Relevant information support indispensable to persons with disabilities in the disaster-affected area

May 10, 2011

ABE Kazuhiko, president of the Sendai City Welfare Association of Persons with Disabilities and head of the "Miyagi Support Group for the Survivors with Disabilities" consisted of concerned organizations of persons with disabilities in Miyagi Prefecture, talked about the actual situation of Deaf and blind survivors and issues of the support system.

He said:

Many of the Deaf and the persons with visual impairment who had stayed in the shelter immediately after the earthquake returned to home soon. The main reasons were, as they say, "It is not comfortable to live in the shelter," "I do not want to bother other people there."

For the Deaf survivors, if nobody can interpret or take a note, they would not understand the audio/spoken information in the shelter.

Also even though the Deaf and blind survivors return home, they would not be able to get the life support information easily, so they would be worried not to get the water supply and food supplies.

The informative support to the Deaf and blind survivors becomes especially important at the time of the earthquake. I am worried about whether they are obtaining information on the support system such as the application for funding to cover the damaged residence, etc. It is necessary to provide the relevant information according to their needs.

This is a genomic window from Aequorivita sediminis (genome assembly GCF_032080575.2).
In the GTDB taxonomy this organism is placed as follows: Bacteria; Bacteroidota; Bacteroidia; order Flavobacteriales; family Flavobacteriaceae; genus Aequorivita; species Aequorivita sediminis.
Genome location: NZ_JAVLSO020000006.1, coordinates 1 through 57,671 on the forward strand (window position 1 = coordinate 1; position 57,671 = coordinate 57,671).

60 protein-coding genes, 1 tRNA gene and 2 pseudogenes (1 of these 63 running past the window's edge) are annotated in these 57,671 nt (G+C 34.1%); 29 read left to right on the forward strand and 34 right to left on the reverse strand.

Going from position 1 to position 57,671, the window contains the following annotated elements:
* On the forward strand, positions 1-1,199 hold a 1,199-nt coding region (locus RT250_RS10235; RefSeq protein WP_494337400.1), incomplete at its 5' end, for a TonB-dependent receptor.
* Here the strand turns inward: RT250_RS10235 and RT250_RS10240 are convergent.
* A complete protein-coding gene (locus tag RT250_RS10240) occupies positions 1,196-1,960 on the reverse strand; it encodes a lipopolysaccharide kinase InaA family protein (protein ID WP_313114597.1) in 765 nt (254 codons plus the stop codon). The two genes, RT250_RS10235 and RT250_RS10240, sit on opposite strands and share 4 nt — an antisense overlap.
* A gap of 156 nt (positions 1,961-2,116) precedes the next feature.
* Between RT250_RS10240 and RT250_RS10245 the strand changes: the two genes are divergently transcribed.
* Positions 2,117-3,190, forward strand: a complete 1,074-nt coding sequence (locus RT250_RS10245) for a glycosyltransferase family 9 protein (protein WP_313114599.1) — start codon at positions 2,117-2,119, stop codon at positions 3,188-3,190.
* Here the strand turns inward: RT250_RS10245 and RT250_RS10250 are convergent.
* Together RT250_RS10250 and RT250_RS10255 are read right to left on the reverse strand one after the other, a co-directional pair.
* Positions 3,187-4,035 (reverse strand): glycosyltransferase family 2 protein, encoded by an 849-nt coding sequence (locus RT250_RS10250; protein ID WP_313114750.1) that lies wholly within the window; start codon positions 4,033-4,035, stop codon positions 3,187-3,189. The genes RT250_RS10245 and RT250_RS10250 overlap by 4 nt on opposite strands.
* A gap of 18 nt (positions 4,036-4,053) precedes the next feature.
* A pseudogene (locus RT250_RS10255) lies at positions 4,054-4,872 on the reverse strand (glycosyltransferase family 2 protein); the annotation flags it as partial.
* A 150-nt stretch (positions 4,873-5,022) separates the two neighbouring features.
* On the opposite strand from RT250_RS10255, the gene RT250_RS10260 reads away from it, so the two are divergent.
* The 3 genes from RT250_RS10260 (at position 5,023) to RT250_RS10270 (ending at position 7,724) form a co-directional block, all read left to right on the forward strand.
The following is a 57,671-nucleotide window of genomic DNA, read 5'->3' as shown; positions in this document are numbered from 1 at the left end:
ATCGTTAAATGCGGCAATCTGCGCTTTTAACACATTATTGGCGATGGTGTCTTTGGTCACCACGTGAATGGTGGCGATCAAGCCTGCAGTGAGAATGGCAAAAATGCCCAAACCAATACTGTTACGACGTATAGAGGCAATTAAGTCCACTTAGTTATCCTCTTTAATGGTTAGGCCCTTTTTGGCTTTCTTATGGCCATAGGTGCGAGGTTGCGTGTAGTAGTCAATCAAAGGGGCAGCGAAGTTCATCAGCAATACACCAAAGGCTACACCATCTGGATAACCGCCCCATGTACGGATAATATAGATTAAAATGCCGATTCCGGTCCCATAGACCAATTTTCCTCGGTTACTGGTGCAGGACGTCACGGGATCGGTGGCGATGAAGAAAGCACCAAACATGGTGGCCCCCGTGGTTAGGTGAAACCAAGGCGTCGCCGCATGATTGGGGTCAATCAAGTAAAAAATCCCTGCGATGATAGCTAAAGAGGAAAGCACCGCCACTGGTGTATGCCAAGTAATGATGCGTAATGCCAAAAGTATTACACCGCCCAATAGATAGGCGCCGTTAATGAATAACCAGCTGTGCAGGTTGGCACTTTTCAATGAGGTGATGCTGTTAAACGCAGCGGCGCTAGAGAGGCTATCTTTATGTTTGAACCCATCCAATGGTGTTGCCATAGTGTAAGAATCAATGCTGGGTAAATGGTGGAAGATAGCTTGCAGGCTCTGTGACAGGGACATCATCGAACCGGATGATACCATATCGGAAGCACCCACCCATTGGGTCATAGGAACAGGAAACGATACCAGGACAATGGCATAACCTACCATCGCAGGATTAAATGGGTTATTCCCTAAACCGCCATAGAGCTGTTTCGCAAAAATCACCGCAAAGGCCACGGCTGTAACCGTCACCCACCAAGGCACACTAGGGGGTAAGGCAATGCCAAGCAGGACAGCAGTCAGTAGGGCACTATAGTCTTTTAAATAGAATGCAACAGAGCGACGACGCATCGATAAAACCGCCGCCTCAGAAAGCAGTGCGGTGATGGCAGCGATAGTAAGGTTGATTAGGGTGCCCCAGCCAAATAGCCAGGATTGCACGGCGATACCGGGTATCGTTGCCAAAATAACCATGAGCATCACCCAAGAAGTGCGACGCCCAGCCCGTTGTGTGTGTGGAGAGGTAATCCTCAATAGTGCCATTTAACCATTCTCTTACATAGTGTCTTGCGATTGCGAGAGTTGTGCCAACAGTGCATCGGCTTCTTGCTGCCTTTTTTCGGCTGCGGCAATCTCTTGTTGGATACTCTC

The Protection of Computer Processed Personal Data Act possessed by administrative agencies is the hurdle in our support system.

When the Survivors with Disabilities Relief Support headquarters set up in Sendai City by the Japanese Disability Forum (JDF) located in Tokyo tried to investigate the situation of the survivors with disabilities in the affected area, the municipalities did not allowed us to use the disability card list at the time of this earthquake. The disability card list was available for the safety confirmation, etc. before enforcement of the Act.

The Sendai City Welfare Association for the Persons with Disabilities advanced to check the safety of our members the next day after the earthquake occurred, but we found only a part of the memberships. There is a case a group was struck in the coast, disappearing without even the membership list. If we don't know where you are, support activity is difficult to function.

This earthquake gave us a lesson that neither assumption nor measures of the support system for persons with disabilities are enough. We will review the measures for more appropriate ones, and appeal to the local government for sharing the information with the local communities, concerned welfare organizations, etc.

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